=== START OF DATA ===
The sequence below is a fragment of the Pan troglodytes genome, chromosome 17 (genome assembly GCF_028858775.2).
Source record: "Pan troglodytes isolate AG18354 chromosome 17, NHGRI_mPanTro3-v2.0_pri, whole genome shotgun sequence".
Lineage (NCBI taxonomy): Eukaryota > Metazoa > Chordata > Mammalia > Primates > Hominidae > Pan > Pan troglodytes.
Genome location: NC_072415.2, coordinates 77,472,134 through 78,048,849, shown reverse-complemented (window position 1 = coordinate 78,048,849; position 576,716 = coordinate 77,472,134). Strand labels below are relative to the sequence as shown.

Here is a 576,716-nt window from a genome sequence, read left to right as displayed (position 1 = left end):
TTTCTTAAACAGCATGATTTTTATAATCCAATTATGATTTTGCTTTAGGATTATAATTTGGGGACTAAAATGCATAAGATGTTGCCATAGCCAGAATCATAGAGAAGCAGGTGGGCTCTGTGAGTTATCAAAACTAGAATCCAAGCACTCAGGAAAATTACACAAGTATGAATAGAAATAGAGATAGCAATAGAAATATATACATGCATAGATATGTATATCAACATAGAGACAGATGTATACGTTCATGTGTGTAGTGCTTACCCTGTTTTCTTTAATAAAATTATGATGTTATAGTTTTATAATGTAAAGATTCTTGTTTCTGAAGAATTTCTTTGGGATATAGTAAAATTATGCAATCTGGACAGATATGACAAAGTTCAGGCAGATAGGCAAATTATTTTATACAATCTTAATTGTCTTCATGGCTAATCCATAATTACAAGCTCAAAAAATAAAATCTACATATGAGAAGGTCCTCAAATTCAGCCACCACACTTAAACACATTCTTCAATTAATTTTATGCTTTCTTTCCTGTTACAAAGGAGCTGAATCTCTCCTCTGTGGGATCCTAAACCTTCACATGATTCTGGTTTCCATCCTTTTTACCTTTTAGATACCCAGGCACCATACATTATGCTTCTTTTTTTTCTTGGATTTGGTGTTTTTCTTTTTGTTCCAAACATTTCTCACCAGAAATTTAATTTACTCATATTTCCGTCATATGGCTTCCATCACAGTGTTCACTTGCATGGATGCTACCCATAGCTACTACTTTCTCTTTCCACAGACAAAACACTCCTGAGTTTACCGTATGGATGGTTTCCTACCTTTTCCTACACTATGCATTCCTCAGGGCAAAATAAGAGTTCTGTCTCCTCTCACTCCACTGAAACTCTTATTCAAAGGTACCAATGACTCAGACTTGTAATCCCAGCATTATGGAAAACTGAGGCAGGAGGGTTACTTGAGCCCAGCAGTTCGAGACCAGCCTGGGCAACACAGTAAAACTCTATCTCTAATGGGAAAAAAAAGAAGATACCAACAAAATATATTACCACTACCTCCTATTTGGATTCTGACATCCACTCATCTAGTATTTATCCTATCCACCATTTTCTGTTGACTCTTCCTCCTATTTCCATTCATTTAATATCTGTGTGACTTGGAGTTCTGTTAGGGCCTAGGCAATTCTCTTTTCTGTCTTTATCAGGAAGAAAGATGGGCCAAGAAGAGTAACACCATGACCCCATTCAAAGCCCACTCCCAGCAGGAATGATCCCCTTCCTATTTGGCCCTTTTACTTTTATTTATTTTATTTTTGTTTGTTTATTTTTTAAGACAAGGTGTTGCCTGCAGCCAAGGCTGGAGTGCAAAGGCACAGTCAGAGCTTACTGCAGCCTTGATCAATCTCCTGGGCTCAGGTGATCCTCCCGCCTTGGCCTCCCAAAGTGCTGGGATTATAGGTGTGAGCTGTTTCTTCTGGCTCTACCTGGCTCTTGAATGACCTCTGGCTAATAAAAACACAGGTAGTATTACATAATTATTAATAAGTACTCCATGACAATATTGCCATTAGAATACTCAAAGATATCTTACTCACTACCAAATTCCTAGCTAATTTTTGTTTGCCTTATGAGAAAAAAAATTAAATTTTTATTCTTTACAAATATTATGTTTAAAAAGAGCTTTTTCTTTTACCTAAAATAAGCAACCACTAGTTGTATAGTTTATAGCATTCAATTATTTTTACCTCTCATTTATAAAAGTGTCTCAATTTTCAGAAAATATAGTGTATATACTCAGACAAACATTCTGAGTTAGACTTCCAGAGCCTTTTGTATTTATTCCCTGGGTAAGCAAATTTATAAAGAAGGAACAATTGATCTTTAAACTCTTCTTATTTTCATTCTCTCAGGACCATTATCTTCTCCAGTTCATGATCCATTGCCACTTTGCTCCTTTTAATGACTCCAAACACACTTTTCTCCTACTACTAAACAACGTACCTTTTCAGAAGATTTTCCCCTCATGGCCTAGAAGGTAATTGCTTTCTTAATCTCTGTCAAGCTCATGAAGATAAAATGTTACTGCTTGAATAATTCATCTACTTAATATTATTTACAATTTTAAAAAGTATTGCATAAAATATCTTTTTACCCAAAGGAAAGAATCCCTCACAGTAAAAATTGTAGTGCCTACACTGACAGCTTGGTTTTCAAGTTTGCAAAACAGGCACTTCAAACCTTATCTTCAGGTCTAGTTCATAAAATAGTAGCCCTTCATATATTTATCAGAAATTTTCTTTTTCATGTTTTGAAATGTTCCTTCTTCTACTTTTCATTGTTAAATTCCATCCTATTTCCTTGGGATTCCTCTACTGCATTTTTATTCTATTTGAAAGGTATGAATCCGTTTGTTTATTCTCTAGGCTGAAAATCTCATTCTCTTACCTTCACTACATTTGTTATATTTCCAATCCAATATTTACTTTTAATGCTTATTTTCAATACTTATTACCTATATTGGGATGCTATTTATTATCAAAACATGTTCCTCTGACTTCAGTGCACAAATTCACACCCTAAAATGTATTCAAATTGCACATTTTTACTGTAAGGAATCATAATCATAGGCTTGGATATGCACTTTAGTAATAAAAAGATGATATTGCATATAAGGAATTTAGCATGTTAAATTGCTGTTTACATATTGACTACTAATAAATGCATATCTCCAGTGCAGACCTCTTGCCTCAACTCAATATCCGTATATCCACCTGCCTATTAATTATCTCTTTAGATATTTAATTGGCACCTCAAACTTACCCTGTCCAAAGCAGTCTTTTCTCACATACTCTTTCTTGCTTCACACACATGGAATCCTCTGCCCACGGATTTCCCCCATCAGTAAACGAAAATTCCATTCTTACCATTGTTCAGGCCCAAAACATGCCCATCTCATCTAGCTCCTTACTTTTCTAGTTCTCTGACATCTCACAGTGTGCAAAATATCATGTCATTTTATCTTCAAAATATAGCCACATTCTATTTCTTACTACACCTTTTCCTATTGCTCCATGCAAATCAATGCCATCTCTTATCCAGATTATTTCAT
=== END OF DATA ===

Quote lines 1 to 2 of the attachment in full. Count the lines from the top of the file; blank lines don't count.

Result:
The sequence below is a fragment of the Pan troglodytes genome, chromosome 17 (genome assembly GCF_028858775.2).
Source record: "Pan troglodytes isolate AG18354 chromosome 17, NHGRI_mPanTro3-v2.0_pri, whole genome shotgun sequence".